Obamacare Individual Market Profitability Outlook Improving, Says S&P

December 29, 2016

The Affordable Care Act (ACA) individual market has proven a tough nut to crack for U.S. health insurers, with the benefit of strong premium growth offset by persistent underwriting losses for most insurers. But 2016 is going to be the first year to start reversing the trend, according to an article published by S&P Global Ratings.

The article, The ACA Individual Market: 2016 Will Be Better Than 2015, But Achieving Target Profitability Will Take Longer, said that 2014 was painful for most U.S. insurers in terms of underwriting profitability in the ACA, or Obamacare, individual market, and 2015 only aggravated those losses.

But S&P analysts expect health insurers to report improved underwriting performance in the individual market in 2016 versus 2015. Through the first three quarters of 2016, S&P found that 75 percent of the Blue Cross Blue Shield plans included in its study had a lower year-over-year medical loss ratio.

Although most insurers will still report an underwriting loss for 2016, the losses, on average, will be smaller than in 2015, S&P believes.

“This means the changes made to network design and premium pricing are gaining traction, though more still needs to be done,” said S&P Global Ratings credit analyst Deep Banerjee.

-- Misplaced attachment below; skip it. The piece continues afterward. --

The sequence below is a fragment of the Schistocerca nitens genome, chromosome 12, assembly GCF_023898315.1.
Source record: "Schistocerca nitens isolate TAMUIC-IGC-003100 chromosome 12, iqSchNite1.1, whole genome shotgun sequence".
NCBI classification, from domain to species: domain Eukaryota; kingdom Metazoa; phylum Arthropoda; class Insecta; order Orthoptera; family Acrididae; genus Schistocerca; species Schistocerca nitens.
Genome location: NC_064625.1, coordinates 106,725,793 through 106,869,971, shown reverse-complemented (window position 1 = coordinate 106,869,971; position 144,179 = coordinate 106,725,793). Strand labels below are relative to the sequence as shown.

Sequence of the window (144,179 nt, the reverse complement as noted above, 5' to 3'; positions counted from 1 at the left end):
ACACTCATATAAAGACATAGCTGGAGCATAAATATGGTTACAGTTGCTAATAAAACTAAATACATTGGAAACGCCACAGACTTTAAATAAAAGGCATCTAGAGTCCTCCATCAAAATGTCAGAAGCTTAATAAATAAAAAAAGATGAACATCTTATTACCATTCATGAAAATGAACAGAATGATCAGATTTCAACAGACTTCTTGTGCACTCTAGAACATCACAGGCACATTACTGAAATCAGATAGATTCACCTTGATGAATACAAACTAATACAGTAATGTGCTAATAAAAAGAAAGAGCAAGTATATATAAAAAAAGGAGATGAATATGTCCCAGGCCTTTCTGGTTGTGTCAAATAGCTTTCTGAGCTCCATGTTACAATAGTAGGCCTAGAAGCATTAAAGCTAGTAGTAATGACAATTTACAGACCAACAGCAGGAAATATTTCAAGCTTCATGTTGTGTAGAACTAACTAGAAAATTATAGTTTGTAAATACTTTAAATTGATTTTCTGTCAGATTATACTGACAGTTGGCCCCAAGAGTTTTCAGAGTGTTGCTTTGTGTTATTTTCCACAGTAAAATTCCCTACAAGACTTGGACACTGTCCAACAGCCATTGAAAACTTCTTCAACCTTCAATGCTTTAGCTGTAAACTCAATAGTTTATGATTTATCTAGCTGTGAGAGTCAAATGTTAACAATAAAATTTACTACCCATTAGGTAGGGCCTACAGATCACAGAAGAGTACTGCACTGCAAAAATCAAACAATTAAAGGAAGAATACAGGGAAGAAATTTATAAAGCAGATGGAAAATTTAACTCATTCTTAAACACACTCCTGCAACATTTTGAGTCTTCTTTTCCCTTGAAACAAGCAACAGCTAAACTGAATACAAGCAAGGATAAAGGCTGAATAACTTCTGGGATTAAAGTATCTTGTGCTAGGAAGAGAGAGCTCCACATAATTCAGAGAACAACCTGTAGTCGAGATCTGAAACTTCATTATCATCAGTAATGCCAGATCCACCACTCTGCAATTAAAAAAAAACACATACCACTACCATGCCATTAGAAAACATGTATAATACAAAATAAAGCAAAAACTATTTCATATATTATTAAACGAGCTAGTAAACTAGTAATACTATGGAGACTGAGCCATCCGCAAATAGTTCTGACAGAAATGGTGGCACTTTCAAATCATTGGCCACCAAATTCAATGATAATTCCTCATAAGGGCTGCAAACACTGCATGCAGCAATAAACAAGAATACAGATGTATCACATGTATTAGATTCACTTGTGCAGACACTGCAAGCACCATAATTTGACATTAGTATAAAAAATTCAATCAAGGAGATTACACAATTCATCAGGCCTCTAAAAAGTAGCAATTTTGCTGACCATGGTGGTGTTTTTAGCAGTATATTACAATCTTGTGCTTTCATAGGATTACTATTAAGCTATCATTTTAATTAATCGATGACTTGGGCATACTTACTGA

For 2017, S&P expects to see continued improvement, with more insurers reporting close to break-even or better results for this segment. Its 2017 forecast takes into account the impact of a maturing risk pool, premium rate increases, network changes, and regulatory changes such as stricter rules around special enrollment periods.

“But insurers didn’t price for a repeal in 2017,” said Banerjee. So unanticipated consumer behavior, such as higher-than-priced medical service utilization in response to uncertainty around the future of healthcare could throw a wrench in the works.

As for 2018 and beyond, a significant amount of uncertainty remains for the individual health insurance market, says S&P. The timing and specifics of “repeal and replace”– and insurers’ ability to adapt to the changes– will play a pivotal role in influencing their underwriting performance, according to the analysts.

Source: S&P Global Ratings

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